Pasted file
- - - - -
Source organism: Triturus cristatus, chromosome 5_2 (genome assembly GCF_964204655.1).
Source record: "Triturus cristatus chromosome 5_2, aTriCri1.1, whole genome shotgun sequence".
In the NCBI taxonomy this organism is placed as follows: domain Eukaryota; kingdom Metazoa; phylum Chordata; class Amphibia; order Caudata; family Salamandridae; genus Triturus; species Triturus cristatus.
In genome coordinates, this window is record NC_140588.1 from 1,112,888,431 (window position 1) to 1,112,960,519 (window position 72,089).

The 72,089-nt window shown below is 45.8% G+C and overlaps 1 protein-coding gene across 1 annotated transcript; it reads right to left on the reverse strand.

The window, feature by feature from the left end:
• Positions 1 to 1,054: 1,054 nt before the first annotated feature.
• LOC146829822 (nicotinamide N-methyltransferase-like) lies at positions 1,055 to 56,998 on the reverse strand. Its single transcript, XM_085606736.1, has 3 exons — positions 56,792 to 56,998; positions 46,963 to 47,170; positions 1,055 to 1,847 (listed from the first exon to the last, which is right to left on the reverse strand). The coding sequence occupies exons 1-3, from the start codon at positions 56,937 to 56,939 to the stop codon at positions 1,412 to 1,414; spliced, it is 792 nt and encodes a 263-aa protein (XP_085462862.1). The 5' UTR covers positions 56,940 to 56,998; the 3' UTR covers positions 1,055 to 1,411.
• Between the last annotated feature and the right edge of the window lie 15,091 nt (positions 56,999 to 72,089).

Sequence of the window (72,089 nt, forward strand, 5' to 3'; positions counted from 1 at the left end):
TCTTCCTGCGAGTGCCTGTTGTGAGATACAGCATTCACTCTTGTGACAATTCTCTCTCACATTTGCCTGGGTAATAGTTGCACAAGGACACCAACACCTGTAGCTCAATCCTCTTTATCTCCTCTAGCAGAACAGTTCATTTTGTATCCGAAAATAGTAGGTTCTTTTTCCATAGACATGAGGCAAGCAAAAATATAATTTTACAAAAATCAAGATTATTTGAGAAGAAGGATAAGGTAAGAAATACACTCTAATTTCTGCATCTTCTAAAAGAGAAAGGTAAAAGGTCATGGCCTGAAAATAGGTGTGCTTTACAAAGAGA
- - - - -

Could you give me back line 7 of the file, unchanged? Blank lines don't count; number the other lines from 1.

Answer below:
• Positions 1 to 1,054: 1,054 nt before the first annotated feature.